“September and Her Sudden Drones” is fashioned around the idea of tension and release—it grows at a snail’s pace, so subtle sometimes that you can’t really tell how much progress is being made while Dunn continues pulling the waves of tones and sounds through your headphones. It takes a while, yes, but it does eventually reach a point of climax (you’ll be able to tell when) before it quickly finds resolution.

At 18 minutes, the album’s closing track, “Eternity, The Stars, and You,” is an experience within itself—it opens as an ethereal glissade of swirling echoes, but at around seven minutes in, there isn’t so much an exact moment when you can detect the shift in tone—it’s very, very gradual, as very unsettling, borderline horrific sounds begin to take everything over. That eventually gives way to something less menacing, but far noisier, and throughout this whole journey, Dunn never shows any sign of letting things get away from him, though there are points where you feel like it may, as he brings it all to a sudden close, and the sounds just evaporate into silence.

There are countless standout moments throughout From Here to Eternity, but the pieces I think are the most impactful are two shorter compositions that arriving sounding like nothing Dunn has really ever arranged in the past; and in fact, they both have an entirely different feeling than a bulk of the rest of the record.

The first is one of the record’s shortest pieces—“Triple Axel on Cremazie,” a piece features haunting, mournful piano contributions from Michael Vincent Waller, tinkling out through heavy reverb while Dunn’s equally as mournful waves of sound float around it. There’s something about the way this track starts, too, that makes it one that almost instantly will grab your attention—it’s produced and executed in such a way that it sounds as if it’s coming to us from another world entirely.  

“Boul. Gouin,” arriving near the halfway mark of the record, is similar in its command of tone and atmosphere—both pieces have a terribly pensive and reserved quality to them, but “Boul. Gouin,” for some reason (that I can’t even really put into words) is far more emotional of a listen, and is probably one of the most somber, introspective, and gorgeous pieces on the record.

Slated for a May release, From Here to Eternity was made available (digitally speaking) roughly two months ahead of schedule, while the label responsible for distributing it, Past Inside The Present, was waiting for the myriad physical editions of it to be ready for shipping. Now that it exists in the world, some reviews have started to come in—the write up on Brainwashed indirectly compared it to the most recent effort from Will Long’s Celer project—Xièxie, an ambitious double album built around the idea of ‘everything moving faster than we can control,’ full of lengthy, hypnotic, haunting drone compositions.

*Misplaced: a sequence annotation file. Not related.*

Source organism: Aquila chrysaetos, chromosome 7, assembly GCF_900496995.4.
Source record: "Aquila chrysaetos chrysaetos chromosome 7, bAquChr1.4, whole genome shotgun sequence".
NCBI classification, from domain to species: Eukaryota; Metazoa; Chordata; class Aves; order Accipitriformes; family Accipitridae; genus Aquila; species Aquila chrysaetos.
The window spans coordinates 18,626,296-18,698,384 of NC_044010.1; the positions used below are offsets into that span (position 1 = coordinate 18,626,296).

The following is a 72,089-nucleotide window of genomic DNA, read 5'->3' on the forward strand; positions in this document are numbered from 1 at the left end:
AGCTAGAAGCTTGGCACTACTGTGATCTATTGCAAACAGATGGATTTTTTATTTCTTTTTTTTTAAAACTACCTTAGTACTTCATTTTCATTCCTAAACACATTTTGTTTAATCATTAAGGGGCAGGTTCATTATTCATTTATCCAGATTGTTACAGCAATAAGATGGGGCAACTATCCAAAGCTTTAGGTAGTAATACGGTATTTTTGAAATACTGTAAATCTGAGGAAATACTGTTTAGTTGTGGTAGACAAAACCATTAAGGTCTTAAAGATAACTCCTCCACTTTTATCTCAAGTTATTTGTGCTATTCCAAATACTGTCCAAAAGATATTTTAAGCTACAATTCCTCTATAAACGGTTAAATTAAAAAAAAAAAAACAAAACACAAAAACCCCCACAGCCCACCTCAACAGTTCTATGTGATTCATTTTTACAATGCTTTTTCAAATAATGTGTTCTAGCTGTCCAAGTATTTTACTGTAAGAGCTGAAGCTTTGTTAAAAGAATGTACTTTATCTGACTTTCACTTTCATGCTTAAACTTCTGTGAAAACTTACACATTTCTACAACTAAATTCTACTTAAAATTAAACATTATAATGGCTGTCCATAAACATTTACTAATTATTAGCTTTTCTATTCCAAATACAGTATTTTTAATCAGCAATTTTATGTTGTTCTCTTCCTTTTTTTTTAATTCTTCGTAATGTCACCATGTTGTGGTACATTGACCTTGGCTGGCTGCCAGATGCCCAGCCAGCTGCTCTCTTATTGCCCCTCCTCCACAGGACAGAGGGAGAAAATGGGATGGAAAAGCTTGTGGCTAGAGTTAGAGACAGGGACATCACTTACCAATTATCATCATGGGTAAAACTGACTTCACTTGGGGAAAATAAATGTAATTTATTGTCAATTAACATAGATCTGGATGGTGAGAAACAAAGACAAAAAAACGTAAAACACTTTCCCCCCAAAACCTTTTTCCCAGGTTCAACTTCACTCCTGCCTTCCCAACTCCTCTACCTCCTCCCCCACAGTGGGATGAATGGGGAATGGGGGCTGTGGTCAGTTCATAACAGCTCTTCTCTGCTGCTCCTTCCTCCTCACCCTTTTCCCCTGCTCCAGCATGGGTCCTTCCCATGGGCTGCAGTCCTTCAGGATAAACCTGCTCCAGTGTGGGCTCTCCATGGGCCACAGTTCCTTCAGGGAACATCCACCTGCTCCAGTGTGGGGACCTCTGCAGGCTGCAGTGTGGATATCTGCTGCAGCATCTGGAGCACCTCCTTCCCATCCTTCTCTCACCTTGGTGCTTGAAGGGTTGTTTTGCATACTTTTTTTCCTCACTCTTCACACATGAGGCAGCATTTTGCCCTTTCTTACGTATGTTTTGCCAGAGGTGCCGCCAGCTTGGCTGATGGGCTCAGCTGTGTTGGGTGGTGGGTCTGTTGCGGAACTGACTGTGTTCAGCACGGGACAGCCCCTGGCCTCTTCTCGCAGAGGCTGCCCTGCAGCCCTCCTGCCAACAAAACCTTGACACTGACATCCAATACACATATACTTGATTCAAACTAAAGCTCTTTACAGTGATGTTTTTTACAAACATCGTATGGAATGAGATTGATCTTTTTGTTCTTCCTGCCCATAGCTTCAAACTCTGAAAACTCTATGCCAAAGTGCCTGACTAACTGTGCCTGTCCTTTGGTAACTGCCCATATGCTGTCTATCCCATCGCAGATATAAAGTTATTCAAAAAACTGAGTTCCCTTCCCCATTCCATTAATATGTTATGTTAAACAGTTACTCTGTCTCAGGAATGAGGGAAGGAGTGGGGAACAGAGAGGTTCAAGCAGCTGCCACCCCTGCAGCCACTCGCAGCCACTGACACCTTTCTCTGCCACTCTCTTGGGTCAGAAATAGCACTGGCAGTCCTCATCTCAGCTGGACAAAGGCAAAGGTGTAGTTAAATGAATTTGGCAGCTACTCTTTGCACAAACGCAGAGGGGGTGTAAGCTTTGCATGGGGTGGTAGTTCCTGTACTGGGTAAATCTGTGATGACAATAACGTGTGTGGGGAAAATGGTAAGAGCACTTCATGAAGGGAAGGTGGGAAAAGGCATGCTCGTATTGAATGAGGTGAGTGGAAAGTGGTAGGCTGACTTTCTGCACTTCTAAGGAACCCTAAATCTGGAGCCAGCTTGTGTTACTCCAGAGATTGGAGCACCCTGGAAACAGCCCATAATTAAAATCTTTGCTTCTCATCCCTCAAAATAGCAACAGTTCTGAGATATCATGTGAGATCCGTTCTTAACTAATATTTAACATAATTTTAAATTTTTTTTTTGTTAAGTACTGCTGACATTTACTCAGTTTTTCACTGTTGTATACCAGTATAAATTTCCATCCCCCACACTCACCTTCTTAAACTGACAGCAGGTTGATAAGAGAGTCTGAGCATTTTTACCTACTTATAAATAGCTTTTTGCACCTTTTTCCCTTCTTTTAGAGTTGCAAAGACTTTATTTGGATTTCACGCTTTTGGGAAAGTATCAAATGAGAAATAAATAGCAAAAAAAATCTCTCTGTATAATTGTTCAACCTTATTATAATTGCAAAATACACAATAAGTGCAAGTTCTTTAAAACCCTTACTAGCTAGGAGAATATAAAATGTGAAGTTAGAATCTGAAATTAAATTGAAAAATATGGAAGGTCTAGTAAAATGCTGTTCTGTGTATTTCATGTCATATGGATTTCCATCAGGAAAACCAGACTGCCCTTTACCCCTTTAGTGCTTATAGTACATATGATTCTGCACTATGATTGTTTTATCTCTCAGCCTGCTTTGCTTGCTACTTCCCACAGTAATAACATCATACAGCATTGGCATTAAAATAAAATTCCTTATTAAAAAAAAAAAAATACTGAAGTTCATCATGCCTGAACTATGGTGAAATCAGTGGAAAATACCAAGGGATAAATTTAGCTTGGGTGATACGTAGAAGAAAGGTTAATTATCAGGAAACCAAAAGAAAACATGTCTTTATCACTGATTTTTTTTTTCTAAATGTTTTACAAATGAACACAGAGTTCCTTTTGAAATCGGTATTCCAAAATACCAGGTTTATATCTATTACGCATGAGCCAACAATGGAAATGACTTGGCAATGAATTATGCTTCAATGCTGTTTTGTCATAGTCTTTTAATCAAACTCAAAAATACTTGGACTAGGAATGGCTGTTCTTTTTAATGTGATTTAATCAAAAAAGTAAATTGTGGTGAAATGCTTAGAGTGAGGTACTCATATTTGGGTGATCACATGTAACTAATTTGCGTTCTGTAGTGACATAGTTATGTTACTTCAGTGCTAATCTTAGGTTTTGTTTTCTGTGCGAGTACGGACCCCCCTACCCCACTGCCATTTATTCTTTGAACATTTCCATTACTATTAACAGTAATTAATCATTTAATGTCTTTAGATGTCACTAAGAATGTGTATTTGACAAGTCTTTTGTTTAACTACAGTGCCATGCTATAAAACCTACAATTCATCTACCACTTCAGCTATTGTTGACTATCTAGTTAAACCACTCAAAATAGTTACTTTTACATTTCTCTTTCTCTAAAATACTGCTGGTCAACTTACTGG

The review states that Long and Dunn are figures that both have a predilection for the difficulties one faces in making ‘each new batch of elegantly blurred, slow-motion dreamscapes seem different and distinct from previous batches, especially when working with a very constrained, minimal palette.’ To an extent, I agree—there are some quintessential Kyle Bobby Dunn moments throughout From Here to Eternity; and in agreeing, I also disagree—I mean, that’s exactly what you want in an ambient record like this.

That’s exactly what you’d want from a quadruple album from Dunn—yes it is far more expansive than his 2014 effort, Kyle Bobby Dunn and The Infinite Sadness, but he has a specific sound and style, and I wouldn’t want that much of a departure; he finds ways to still be imaginative and thought provoking with the aforementioned minimal palette, but still makes it seem familiar upon your initial listen.

There is an idea—not an erroneous one, but one I don’t always subscribe to, that ambient and experimental music needs to be continually moving forward. Throughout From Here to Eternity, there is forward motion, but it is extraordinarily subtle. It’s the kind of album that is more concerned with the idea of enveloping and circling the listener. This record, without a doubt, will swallow you whole every time you listen.

From Here to Eternity is a lot—it’s a lot to ask of a listener to have the patience to sit with something three hours long; even if you break it up into smaller sections, it is still an endeavor because this is the kind of record that requires your attention. It’s not something you toss on in the background; this requires concentration, and it demands that you open yourself up to whatever emotions it is going to pull out of you.

Breathtaking for both its beauty, as well as the kind of emotional toll it takes on you, From Here to Eternity is a remarkable, captivating thing—more of an immersive experience rather than just four pieces of vinyl or mp3s on a computer.

From Here to Eternity is out now as a digital download, via Past Inside The Present; the CD edition of the album is shipping now, and the 4xLP is due out at the end of May.